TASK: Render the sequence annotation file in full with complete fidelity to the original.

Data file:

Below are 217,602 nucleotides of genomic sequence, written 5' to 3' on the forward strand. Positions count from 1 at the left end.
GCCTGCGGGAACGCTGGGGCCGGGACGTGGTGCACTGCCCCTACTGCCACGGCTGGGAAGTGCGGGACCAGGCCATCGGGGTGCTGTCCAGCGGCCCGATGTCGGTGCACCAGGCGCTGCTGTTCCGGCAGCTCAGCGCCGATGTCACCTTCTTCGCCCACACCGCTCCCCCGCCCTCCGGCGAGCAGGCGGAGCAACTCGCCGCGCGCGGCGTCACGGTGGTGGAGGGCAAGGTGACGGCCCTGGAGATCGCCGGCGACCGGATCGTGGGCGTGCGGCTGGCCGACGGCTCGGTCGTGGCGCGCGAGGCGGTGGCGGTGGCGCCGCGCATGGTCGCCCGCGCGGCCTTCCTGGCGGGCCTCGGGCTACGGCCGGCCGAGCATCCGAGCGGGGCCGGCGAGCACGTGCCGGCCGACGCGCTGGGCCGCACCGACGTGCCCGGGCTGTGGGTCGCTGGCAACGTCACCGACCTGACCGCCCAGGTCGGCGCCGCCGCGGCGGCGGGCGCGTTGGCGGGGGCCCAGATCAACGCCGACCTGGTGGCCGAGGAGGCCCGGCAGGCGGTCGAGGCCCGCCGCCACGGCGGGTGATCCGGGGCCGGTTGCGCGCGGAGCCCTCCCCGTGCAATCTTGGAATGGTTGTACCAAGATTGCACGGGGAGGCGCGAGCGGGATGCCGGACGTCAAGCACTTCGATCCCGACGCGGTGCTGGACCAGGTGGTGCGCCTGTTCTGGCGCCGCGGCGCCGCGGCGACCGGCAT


Below are 217,602 nucleotides of genomic sequence, written 5' to 3' on the forward strand. Positions count from 1 at the left end.
GCCTGCGGGAACGCTGGGGCCGGGACGTGGTGCACTGCCCCTACTGCCACGGCTGGGAAGTGCGGGACCAGGCCATCGGGGTGCTGTCCAGCGGCCCGATGTCGGTGCACCAGGCGCTGCTGTTCCGGCAGCTCAGCGCCGATGTCACCTTCTTCGCCCACACCGCTCCCCCGCCCTCCGGCGAGCAGGCGGAGCAACTCGCCGCGCGCGGCGTCACGGTGGTGGAGGGCAAGGTGACGGCCCTGGAGATCGCCGGCGACCGGATCGTGGGCGTGCGGCTGGCCGACGGCTCGGTCGTGGCGCGCGAGGCGGTGGCGGTGGCGCCGCGCATGGTCGCCCGCGCGGCCTTCCTGGCGGGCCTCGGGCTACGGCCGGCCGAGCATCCGAGCGGGGCCGGCGAGCACGTGCCGGCCGACGCGCTGGGCCGCACCGACGTGCCCGGGCTGTGGGTCGCTGGCAACGTCACCGACCTGACCGCCCAGGTCGGCGCCGCCGCGGCGGCGGGCGCGTTGGCGGGGGCCCAGATCAACGCCGACCTGGTGGCCGAGGAGGCCCGGCAGGCGGTCGAGGCCCGCCGCCACGGCGGGTGATCCGGGGCCGGTTGCGCGCGGAGCCCTCCCCGTGCAATCTTGGAATGGTTGTACCAAGATTGCACGGGGAGGCGCGAGCGGGATGCCGGACGTCAAGCACTTCGATCCCGACGCGGTGCTGGACCAGGTGGTGCGCCTGTTCTGGCGCCGCGGCGCCGCGGCGACCGGCAT